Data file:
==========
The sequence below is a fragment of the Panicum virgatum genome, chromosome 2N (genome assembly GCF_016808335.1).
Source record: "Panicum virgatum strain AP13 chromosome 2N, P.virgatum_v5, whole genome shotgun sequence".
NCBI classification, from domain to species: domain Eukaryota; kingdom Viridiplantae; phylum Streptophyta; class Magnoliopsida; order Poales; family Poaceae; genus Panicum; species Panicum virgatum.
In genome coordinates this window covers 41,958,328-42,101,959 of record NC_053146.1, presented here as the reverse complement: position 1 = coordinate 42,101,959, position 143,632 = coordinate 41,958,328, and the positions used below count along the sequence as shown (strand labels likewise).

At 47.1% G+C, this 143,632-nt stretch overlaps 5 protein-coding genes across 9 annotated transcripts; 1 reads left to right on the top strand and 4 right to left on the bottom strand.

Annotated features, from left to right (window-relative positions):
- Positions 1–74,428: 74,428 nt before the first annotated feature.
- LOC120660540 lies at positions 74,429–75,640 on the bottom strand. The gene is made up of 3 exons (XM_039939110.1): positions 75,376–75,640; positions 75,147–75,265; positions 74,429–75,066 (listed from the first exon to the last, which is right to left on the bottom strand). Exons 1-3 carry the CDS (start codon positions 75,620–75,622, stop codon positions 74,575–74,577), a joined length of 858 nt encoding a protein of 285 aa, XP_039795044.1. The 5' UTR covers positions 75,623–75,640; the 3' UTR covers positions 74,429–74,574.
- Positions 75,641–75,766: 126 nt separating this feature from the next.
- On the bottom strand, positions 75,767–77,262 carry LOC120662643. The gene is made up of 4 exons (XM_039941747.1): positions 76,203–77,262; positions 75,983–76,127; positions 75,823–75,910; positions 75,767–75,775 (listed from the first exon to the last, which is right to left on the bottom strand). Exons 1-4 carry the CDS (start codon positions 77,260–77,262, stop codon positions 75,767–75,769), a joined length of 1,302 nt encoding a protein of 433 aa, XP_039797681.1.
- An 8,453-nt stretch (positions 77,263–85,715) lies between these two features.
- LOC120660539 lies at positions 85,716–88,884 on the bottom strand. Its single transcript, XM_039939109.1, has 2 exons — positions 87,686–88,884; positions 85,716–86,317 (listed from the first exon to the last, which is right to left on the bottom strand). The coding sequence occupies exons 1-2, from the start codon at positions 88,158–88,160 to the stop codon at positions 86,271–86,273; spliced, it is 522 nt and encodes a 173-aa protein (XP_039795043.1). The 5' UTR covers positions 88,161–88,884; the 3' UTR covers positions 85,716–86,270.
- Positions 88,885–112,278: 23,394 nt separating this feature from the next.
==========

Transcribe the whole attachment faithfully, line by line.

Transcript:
The sequence below is a fragment of the Panicum virgatum genome, chromosome 2N (genome assembly GCF_016808335.1).
Source record: "Panicum virgatum strain AP13 chromosome 2N, P.virgatum_v5, whole genome shotgun sequence".
NCBI classification, from domain to species: domain Eukaryota; kingdom Viridiplantae; phylum Streptophyta; class Magnoliopsida; order Poales; family Poaceae; genus Panicum; species Panicum virgatum.
In genome coordinates this window covers 41,958,328-42,101,959 of record NC_053146.1, presented here as the reverse complement: position 1 = coordinate 42,101,959, position 143,632 = coordinate 41,958,328, and the positions used below count along the sequence as shown (strand labels likewise).

At 47.1% G+C, this 143,632-nt stretch overlaps 5 protein-coding genes across 9 annotated transcripts; 1 reads left to right on the top strand and 4 right to left on the bottom strand.

Annotated features, from left to right (window-relative positions):
- Positions 1–74,428: 74,428 nt before the first annotated feature.
- LOC120660540 lies at positions 74,429–75,640 on the bottom strand. The gene is made up of 3 exons (XM_039939110.1): positions 75,376–75,640; positions 75,147–75,265; positions 74,429–75,066 (listed from the first exon to the last, which is right to left on the bottom strand). Exons 1-3 carry the CDS (start codon positions 75,620–75,622, stop codon positions 74,575–74,577), a joined length of 858 nt encoding a protein of 285 aa, XP_039795044.1. The 5' UTR covers positions 75,623–75,640; the 3' UTR covers positions 74,429–74,574.
- Positions 75,641–75,766: 126 nt separating this feature from the next.
- On the bottom strand, positions 75,767–77,262 carry LOC120662643. The gene is made up of 4 exons (XM_039941747.1): positions 76,203–77,262; positions 75,983–76,127; positions 75,823–75,910; positions 75,767–75,775 (listed from the first exon to the last, which is right to left on the bottom strand). Exons 1-4 carry the CDS (start codon positions 77,260–77,262, stop codon positions 75,767–75,769), a joined length of 1,302 nt encoding a protein of 433 aa, XP_039797681.1.
- An 8,453-nt stretch (positions 77,263–85,715) lies between these two features.
- LOC120660539 lies at positions 85,716–88,884 on the bottom strand. Its single transcript, XM_039939109.1, has 2 exons — positions 87,686–88,884; positions 85,716–86,317 (listed from the first exon to the last, which is right to left on the bottom strand). The coding sequence occupies exons 1-2, from the start codon at positions 88,158–88,160 to the stop codon at positions 86,271–86,273; spliced, it is 522 nt and encodes a 173-aa protein (XP_039795043.1). The 5' UTR covers positions 88,161–88,884; the 3' UTR covers positions 85,716–86,270.
- Positions 88,885–112,278: 23,394 nt separating this feature from the next.